Chiun in the Bible

Hebrew: כִּיּוּן —transliteration: Kiyyun, Chiun, Kēwān, Kewan, Kaiwan, Kiyuwn, Kijun

These are various pronunciations of the Old Persian word Kayvân, meaning the planet Saturn.

“Chiun” occurs only a single time in Scripture in the book of Amos (King James Version translation)…

But ye have borne the tabernacle of your Moloch and Chiun your images, the star of your god, which ye made to yourselves. —Amos 5:26 KJV

Spelled “Kiyyun” in Amos 5:26 NASB and Amos 5:26 ESV

The New International Version leaves out the word and simply says “the star of your god” (Amos 5:26 NIV).


Greek: Ῥεμφάν

also known as: Rhemphan, Rephan, Rompha

Based on Stephen’s quotation of Amos in Acts 7:43 NKJV (also “Remphan” in Acts 7:43 KJV), the New King James Version substitutes the Greek word “Remphan” for “Chiun”…

You also took up the tabernacle of Moloch,
And the star of your god Remphan,
Images which you made to worship;
And I will carry you away beyond Babylon.’ —Amos 5:26 NKJV

…the star of your god Remphan… —Acts 7:43 NKJV excerpt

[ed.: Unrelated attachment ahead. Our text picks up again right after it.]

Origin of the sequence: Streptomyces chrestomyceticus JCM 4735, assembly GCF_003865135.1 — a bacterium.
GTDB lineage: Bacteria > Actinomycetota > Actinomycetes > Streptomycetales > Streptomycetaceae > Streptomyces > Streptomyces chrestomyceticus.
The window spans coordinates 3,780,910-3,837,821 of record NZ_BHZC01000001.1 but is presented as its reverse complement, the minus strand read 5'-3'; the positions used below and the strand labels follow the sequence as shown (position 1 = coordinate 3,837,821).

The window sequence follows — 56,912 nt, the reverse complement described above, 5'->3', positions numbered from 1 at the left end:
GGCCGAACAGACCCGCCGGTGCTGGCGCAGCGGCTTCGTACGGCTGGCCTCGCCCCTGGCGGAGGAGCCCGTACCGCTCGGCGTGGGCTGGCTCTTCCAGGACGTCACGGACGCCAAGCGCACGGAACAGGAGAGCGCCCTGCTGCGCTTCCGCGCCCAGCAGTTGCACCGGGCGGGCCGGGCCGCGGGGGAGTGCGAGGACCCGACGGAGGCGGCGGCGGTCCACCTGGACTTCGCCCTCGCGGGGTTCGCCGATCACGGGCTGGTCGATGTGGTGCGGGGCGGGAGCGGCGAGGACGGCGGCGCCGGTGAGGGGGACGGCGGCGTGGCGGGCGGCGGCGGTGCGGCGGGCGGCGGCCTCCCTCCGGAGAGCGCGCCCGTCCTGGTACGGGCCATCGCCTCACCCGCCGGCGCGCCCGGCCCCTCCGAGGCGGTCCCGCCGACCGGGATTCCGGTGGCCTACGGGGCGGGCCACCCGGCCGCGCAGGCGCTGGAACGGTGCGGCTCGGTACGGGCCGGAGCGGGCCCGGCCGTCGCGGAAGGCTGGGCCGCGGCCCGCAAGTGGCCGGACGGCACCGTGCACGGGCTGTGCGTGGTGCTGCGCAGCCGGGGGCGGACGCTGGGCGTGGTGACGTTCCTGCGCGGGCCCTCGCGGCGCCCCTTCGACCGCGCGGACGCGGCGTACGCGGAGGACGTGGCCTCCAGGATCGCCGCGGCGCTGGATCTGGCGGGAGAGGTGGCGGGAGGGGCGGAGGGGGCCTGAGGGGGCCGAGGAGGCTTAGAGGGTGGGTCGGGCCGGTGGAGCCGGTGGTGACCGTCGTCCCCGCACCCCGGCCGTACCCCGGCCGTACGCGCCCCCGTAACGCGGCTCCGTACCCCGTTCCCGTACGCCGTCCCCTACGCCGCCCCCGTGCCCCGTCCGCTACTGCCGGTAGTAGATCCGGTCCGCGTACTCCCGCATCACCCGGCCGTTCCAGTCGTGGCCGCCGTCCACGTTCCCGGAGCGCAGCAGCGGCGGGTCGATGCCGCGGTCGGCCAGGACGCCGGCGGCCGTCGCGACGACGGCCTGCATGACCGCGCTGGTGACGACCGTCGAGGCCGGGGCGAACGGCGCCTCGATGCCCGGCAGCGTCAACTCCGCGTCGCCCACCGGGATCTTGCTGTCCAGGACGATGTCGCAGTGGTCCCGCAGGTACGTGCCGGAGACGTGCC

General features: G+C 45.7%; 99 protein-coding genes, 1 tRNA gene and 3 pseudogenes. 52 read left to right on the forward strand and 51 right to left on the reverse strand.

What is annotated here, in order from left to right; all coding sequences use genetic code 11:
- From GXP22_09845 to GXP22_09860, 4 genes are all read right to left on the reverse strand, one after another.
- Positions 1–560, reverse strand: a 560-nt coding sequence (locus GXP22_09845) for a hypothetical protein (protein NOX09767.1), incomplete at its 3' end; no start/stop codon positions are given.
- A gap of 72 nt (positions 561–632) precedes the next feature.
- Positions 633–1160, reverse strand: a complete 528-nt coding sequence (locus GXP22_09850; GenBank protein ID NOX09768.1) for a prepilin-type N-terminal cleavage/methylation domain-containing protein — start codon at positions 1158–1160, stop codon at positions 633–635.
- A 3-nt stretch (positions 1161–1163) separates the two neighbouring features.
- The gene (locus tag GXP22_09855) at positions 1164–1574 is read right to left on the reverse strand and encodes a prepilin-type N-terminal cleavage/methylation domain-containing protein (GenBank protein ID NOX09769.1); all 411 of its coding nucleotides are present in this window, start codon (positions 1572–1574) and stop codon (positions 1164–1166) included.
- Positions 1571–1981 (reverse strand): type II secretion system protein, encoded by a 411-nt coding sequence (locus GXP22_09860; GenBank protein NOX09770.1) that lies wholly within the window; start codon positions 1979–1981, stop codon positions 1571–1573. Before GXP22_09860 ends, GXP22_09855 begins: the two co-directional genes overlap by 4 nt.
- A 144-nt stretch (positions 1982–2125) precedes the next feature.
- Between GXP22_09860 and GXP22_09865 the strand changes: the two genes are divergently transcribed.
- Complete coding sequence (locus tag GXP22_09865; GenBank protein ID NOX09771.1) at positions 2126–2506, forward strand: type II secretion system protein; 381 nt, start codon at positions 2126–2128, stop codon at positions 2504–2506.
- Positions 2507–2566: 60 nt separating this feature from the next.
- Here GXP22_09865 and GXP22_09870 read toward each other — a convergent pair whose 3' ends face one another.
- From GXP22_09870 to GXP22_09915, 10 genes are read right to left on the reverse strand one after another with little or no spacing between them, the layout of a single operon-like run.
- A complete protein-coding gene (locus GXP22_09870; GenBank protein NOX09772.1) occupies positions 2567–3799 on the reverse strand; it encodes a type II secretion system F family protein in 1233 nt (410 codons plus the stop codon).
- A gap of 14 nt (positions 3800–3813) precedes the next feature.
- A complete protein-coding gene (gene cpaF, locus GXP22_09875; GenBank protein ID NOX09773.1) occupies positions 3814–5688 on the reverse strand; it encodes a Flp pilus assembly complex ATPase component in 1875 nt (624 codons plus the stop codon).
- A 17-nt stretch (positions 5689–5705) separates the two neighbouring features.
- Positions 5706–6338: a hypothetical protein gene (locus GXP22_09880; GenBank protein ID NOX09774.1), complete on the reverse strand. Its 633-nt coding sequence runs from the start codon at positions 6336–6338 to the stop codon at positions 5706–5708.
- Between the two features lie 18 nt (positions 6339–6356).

The spellings differ in the New American Standard Bible and the English Standard Bible.

“Rephan” — Acts 7:43 ESV

“Rompha” — Acts 7:43 NASB

The ancient Greek word used in Acts is Ῥεμφάν —transliteration: Rhemphan.

It has been suggested that the Greek word in its various forms may be based on a transliteration of the Hebrew כִּיּוּן, that is “k” (qoppa) having replaced “r” (resh), “ph” having been substituted for y (yod), and “u” (vowel waw) having been replaced by “a” (alpha). See: Hebrew language

It is probable that the planet Saturn is meant by these names. Ancient astrologers represented this planet as full of hurtful and pernicious influence, and so the Phoenicians offered human sacrifices to it, especially children. The later Romans constructed a deity, mythology and festival (Saturnalia) around this planet, the pagan god Saturn, who was conflated with the Greek Titan Cronus.

More information

Article Version: June 30, 2021